• The yield of a system is limited by your imagination
  • Everything gardens, every species has an effect on it’s environment. Need to weed and till the land? Chickens can do that.

Bringing a system back to balance requires slow small changes so sometimes you might just be observing and doing nothing. There is a hierarchy of intervention that permaculture describes, so you only move down the list if the first options do not work.

  • Do nothing and observe
  • Biological intervention using plants and animals
  • Mechanical or physical intervention
  • Chemical as a last resort

In permaculture everything comes back to soil, that’s the real wealth. Your account can be in the black as much as you like but everything come back to the soil.

When designing a system there are 12 design principles to help guide you, and each can be applied to a human system as well as a land one. Have a think through the implications for a community if they started to live their lives with these principles in mind, it’s a nice image.

  • Use edges and value the marginal
  • Observe and interact
  • Use and value renewable resources and services
  • Design from patterns to details (e.g. use the patterns of nature for guidance)
  • Catch and store energy (I love the idea of how could we store the positive energy of people)
  • Obtain a yeild
  • Creatively use and respond to change
  • Integrate rather than segregate
  • Produce no waste
  • Apply self regulation and accept feedback
  • Use and value diversity
  • Use small and slow solutions

As with any overall principles when you start to see them applied things get really interesting.  A two day course has given me a taster, but the positive message of permaculture is one that I delight in seeing put into practice. It’s a journey not a destination and I look forward to meeting more people on this beautiful journey.

 

 

 

 

 

 

 

The joy of finding what you weren’t looking for

When you order a book on Amazon they give less money to the producer, they also pay no UK tax and the money ends up in the US. When you visit a local independent bookstore you can discover books you never knew you were looking for (as well as get Harry Potter). Five leaves is one of those places, with comfy stools dotted around inviting you to sit and explore. The shop staff pride themselves on making available a wider range of ideas and high quality books than a standard chain store.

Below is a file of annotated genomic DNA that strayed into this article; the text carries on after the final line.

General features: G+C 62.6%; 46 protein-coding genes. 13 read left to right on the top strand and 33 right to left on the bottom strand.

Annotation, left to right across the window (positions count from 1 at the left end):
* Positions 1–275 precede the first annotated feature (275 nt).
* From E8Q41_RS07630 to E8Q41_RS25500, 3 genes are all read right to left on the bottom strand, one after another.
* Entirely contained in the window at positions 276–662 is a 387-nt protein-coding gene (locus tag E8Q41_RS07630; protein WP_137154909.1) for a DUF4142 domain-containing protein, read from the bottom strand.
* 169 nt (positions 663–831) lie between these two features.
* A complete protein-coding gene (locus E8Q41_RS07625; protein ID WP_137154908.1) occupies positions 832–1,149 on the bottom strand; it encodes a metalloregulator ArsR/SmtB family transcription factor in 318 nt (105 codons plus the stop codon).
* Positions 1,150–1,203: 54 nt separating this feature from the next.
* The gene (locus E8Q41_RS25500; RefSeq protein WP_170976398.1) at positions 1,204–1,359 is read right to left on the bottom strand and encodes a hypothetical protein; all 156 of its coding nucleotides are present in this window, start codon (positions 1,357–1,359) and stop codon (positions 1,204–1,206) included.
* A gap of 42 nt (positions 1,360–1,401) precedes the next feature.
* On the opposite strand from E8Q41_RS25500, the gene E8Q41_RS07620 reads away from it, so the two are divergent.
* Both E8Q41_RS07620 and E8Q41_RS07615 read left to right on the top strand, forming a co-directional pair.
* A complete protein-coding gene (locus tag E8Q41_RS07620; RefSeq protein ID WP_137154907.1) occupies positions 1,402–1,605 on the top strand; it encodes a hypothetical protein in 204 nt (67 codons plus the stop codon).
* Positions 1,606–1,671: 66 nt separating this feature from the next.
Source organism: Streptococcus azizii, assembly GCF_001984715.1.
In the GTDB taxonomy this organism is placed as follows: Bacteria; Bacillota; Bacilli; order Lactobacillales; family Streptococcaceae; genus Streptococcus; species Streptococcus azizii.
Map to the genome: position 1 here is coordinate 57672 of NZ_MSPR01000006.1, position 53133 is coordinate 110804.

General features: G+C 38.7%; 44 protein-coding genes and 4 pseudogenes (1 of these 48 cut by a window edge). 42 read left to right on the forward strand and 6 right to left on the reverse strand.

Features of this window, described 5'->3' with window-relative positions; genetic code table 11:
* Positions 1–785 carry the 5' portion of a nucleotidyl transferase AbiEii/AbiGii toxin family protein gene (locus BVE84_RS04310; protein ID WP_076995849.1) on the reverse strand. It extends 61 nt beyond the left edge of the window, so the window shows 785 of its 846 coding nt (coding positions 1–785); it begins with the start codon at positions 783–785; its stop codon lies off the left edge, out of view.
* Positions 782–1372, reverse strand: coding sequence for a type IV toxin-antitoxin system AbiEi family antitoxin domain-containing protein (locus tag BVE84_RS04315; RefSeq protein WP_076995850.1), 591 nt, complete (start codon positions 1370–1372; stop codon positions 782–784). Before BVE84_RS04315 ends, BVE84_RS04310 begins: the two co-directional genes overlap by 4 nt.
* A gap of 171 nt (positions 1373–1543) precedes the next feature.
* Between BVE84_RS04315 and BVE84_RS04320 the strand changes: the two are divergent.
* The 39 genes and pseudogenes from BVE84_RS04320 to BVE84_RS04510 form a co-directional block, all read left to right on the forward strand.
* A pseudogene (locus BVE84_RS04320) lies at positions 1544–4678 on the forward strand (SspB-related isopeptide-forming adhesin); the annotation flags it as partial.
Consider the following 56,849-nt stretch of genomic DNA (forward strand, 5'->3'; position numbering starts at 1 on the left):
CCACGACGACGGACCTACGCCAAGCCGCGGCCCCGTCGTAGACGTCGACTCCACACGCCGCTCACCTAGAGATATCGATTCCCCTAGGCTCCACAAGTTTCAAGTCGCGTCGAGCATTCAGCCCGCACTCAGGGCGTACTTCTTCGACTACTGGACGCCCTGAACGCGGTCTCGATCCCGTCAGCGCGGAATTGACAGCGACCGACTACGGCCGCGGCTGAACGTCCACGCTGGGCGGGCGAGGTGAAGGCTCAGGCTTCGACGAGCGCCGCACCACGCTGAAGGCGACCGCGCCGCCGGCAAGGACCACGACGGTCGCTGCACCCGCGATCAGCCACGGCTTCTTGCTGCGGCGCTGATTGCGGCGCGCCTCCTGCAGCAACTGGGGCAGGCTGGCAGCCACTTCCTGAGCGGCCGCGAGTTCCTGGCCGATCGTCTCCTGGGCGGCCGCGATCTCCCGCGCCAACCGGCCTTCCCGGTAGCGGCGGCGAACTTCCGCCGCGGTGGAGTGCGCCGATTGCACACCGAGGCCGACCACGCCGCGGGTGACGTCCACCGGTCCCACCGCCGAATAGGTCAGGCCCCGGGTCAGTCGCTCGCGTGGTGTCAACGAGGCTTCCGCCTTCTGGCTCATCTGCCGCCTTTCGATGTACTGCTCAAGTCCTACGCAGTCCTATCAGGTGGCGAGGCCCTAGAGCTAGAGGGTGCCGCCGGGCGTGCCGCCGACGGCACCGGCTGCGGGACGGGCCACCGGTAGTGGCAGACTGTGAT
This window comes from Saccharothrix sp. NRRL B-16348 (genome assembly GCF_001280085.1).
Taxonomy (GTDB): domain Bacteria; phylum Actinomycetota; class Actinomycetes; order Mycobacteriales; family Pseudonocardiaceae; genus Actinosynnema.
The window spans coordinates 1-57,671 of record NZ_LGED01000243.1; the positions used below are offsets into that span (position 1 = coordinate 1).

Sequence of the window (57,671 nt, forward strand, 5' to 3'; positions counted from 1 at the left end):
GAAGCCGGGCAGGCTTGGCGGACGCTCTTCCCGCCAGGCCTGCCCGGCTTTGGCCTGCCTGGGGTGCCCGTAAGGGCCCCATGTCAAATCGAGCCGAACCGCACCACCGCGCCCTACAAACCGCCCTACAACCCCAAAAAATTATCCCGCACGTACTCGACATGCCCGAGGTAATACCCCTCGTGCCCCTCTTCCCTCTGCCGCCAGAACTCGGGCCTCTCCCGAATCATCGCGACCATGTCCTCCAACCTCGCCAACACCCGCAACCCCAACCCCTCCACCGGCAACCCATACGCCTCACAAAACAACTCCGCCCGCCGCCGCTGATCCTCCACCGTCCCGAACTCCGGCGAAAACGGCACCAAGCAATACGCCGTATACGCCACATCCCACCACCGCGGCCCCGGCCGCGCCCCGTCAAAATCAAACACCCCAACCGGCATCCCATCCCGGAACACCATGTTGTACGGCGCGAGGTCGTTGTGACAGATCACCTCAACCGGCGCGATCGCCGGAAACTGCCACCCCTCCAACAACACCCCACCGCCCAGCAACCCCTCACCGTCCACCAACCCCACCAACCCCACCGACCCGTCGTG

A green hub and a green house

The greenhouse in Norwich is a café, a bookstore, a gallery, a house, a shop and an information hub. The dappled shade in the courtyard garden is provided by clever solar panels. Above the shop lives one of the original 12 students, who 20 year on, is still running the space to provide an example of positive solutions. The flat is one of Englands Superhomes, which are very energy efficient and serve as an example to help others. The Greenhouse is a particularly useful example because it is a listed building which they had to retrofit. The vast majority of the UK housing stock would need to be retrofitted to make them more sustainable, we won’t be able to build new houses, as it would release far far more carbon. There are currently more houses in the UK than we need, the difficulty is a large number of them have been bought as investments and are vacant. The centre of London is a sad example of this. So we can’t keep building on the little nature habitat land we have left to feed the ever more hungry monster of the housing market. Retrofitting is therefore a vital part of the culture change we need to be able to lower our carbon emissions. As to how we change our culture to avoid our homes being at the whim of the investment market, we’ll leave that for later… 😉

Educating to learn

Acorns learning at Oakwood Denbury is an outdoor leaning center run by a family. Steph and I arrived to find an outdoor fire, a long table with food and friends celebrating with their children. I won’t tell you too much about the center but rather invite you to go and experience it. With food growing and an equal weight on emotional literacy as well as numeracy. Sharona one of the founders shared this with us:

We’re all on a journey as humans. I really felt alone but now there’s a feeling that we’re in this mass community.

The site certainly had a rocky journey getting going because of difficulties getting planning permission, despite the fantastic work they do. But they recieved nearly a hundred letters of support including from Satish Kumar and Schumacher College. Steve tells me:

We’re still putting our head above the parapet just by being here. People have been frightened by it.

Looking at the beautiful wooden teaching huts, the growing plants and the circle of wooden stools the madness of such fear is apparent.

Embercombe is located near High Ashton and is more about your inner transformation than the practical skills you will learn, although there are sustainable skills to explore. The large site runs a wide range of programs for different groups and ages and through their volunteer program people come to live on the site for several months and change their lives. I spoke with the founder Mac about those who come to Embercombe. More information will be in the final documentary after the tour. The key emphasis has been on the inner changes to enable people to act, which in these times has now become so important.